Like the founders of other trading platforms, Amar Kuchinad based his ideas for automation and efficiency on institutional trading experience in his case with Credit Suisse and Goldman Sachs Group from 1996 to 2011. But before forming Electronifie in New York in 2014, Kuchinad spent more than a year as a senior policy adviser in the Securities and Exchange Commissions Division of Trading and Markets. The experience sated a desire to do public service, he says, and fortified his faith in private market solutions. He saw what it was like to be on the receiving end of complaints that regulation is to blame for tight liquidity and other woes, particularly in fixed income, where e-trading start-ups have proliferated in recent years. Fully aware that many such ventures failed, Kuchinad and a team that included former Credit Suisse colleague and Electronifie CFO and CTO Ian McAllister spent a year in development and launched their platform into the corporate-bond marketplace in May 2015. By December traders at 75 asset managers and broker-dealers had been set up on Electronifie and had routed more than $36 billion in executable orders, making the firm one of a handful of viable options in an asset class long dominated by MarketAxess Holdings (see Nicholas Themelis, No. 13). We dont look at the corporate space as just what is traded electronically, says Kuchinad, 41, noting that traditional voice brokerage has been far from fully displaced. As capital-constrained dealers retreat or consolidate, he sees room for three, five, even ten electronic platforms to win significant pieces of business. Electronifies differentiators, Kuchinad adds, are cutting-edge programming and a simple user interface that allow for seamless integration with client work flows: The market structure needed to be disrupted, but this is still a business of people needing to transact. Our technology automates the low-value-add, high-touch work of intermediaries.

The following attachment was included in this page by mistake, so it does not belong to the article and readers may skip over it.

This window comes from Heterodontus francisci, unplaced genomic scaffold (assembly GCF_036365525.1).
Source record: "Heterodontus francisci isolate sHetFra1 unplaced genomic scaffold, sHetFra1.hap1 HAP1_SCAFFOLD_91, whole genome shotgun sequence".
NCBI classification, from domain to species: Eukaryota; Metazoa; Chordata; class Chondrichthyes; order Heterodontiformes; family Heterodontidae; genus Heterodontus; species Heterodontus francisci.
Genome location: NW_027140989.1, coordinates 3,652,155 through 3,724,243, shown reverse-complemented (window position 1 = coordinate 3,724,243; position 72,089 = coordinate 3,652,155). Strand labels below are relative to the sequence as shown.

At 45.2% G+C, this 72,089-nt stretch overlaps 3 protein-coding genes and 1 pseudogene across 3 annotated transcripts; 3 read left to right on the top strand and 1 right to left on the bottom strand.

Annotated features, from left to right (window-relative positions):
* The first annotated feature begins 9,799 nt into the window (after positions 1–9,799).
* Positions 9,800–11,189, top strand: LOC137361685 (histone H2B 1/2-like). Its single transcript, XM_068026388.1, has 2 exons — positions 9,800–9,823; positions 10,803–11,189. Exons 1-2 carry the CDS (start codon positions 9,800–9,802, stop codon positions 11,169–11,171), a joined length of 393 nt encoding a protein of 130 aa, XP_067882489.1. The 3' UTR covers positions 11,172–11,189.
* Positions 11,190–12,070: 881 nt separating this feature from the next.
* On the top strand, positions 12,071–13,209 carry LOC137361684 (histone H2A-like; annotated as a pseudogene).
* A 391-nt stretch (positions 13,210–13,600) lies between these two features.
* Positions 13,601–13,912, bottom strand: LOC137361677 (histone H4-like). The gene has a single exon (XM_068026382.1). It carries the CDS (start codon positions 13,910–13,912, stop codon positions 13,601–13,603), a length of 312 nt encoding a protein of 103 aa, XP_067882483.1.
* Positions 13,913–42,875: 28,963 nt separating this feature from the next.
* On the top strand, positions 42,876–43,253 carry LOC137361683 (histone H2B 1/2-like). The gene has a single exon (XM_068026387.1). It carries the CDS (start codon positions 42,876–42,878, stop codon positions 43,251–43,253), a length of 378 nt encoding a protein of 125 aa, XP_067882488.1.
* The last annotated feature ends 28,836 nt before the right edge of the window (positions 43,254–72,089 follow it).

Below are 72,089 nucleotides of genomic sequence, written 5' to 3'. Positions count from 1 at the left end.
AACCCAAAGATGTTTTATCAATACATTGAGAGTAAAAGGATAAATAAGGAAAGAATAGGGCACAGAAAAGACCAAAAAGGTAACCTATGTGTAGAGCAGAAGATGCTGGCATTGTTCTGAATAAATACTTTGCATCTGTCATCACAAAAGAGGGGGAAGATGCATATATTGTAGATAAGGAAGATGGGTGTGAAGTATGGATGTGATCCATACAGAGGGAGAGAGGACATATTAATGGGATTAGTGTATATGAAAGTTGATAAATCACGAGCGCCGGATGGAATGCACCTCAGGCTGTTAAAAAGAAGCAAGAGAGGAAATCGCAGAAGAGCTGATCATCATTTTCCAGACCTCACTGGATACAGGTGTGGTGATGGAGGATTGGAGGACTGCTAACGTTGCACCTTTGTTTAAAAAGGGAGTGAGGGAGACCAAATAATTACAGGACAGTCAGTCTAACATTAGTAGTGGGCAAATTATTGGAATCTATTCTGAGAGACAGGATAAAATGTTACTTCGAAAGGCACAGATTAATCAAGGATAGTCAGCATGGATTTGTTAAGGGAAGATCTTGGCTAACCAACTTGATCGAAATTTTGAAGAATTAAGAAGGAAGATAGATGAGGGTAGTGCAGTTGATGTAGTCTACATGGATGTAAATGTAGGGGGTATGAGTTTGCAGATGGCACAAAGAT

2016 Trading Technology 40Click below to view profiles